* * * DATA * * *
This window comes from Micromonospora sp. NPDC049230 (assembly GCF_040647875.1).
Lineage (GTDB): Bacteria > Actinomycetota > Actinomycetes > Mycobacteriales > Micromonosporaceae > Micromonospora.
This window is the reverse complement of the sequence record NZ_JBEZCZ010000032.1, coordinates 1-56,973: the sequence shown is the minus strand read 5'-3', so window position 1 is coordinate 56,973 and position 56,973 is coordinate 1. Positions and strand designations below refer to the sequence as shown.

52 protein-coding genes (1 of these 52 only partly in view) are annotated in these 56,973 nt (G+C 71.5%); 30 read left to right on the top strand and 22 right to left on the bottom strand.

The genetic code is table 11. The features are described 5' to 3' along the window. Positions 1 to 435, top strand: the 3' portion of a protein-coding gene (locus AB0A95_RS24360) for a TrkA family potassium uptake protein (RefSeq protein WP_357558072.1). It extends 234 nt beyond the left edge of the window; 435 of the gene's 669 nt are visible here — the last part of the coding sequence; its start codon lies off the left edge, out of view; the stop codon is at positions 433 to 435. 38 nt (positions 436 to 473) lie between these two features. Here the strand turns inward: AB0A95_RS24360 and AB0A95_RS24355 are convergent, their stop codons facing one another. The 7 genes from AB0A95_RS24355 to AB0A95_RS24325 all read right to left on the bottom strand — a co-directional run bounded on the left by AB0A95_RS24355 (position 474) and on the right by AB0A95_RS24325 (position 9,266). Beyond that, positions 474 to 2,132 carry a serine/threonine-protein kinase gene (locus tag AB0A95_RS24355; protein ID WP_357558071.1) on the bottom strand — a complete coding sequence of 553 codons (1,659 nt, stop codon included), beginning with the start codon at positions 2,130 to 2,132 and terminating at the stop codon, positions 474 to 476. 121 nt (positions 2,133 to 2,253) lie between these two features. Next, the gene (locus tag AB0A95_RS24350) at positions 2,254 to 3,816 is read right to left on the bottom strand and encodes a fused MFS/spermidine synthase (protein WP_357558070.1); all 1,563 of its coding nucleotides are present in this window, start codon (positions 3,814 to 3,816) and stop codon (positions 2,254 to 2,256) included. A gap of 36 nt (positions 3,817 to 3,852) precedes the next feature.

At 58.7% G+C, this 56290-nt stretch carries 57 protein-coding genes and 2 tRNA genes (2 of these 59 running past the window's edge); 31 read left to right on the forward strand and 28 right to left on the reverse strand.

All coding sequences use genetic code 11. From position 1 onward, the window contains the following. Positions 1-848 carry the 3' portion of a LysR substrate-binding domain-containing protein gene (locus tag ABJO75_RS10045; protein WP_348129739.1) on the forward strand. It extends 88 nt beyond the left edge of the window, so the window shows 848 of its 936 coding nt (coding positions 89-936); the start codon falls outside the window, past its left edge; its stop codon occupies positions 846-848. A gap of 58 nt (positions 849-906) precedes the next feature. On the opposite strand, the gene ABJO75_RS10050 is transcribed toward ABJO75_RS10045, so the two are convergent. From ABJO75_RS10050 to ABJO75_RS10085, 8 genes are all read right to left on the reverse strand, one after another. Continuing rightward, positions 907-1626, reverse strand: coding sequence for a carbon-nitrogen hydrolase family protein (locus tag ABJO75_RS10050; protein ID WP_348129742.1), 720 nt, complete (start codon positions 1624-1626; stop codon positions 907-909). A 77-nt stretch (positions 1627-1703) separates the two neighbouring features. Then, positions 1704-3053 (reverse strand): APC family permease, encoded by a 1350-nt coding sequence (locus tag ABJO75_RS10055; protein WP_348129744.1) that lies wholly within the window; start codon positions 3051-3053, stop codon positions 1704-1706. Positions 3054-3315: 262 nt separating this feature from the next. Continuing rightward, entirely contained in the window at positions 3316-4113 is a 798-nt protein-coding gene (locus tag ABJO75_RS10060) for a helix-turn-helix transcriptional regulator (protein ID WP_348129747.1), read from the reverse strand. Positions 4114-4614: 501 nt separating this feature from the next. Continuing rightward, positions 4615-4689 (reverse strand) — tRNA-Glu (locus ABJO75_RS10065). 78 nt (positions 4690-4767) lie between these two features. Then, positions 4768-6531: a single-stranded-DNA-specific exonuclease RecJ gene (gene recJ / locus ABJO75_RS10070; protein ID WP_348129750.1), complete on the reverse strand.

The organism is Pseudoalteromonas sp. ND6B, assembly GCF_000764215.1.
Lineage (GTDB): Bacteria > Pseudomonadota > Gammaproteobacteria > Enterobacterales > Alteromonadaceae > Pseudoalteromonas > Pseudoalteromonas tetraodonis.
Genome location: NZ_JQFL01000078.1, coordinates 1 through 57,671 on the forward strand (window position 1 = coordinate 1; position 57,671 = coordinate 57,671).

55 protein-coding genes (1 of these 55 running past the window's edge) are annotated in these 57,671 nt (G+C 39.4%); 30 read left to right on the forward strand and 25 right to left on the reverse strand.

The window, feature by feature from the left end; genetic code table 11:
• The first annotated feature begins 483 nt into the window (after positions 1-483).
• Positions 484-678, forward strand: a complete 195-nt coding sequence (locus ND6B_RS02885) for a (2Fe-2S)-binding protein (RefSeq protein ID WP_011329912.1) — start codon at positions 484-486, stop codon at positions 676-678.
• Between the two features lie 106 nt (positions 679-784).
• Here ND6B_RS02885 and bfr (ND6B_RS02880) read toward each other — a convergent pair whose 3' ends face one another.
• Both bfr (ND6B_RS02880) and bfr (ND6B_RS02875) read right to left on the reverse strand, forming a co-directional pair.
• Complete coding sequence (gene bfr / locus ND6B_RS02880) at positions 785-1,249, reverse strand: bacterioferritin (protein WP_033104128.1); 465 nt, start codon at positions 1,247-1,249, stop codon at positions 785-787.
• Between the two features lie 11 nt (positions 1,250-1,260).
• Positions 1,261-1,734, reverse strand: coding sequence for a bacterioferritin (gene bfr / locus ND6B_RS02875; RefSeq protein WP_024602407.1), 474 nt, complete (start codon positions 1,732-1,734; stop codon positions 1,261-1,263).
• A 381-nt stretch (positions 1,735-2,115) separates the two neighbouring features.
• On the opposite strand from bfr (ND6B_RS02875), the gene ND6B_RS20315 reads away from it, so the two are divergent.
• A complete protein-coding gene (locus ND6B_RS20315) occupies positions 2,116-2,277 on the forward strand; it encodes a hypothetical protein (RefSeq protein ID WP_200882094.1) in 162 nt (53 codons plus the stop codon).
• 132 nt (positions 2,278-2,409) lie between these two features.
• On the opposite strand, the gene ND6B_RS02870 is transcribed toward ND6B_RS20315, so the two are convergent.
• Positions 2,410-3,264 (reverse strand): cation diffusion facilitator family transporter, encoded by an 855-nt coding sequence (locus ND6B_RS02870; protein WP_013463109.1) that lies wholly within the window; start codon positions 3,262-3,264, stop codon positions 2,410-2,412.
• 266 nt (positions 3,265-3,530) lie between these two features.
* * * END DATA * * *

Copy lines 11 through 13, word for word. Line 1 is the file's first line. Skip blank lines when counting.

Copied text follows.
55 protein-coding genes (1 of these 55 running past the window's edge) are annotated in these 57,671 nt (G+C 39.4%); 30 read left to right on the forward strand and 25 right to left on the reverse strand.

The window, feature by feature from the left end; genetic code table 11:
• The first annotated feature begins 483 nt into the window (after positions 1-483).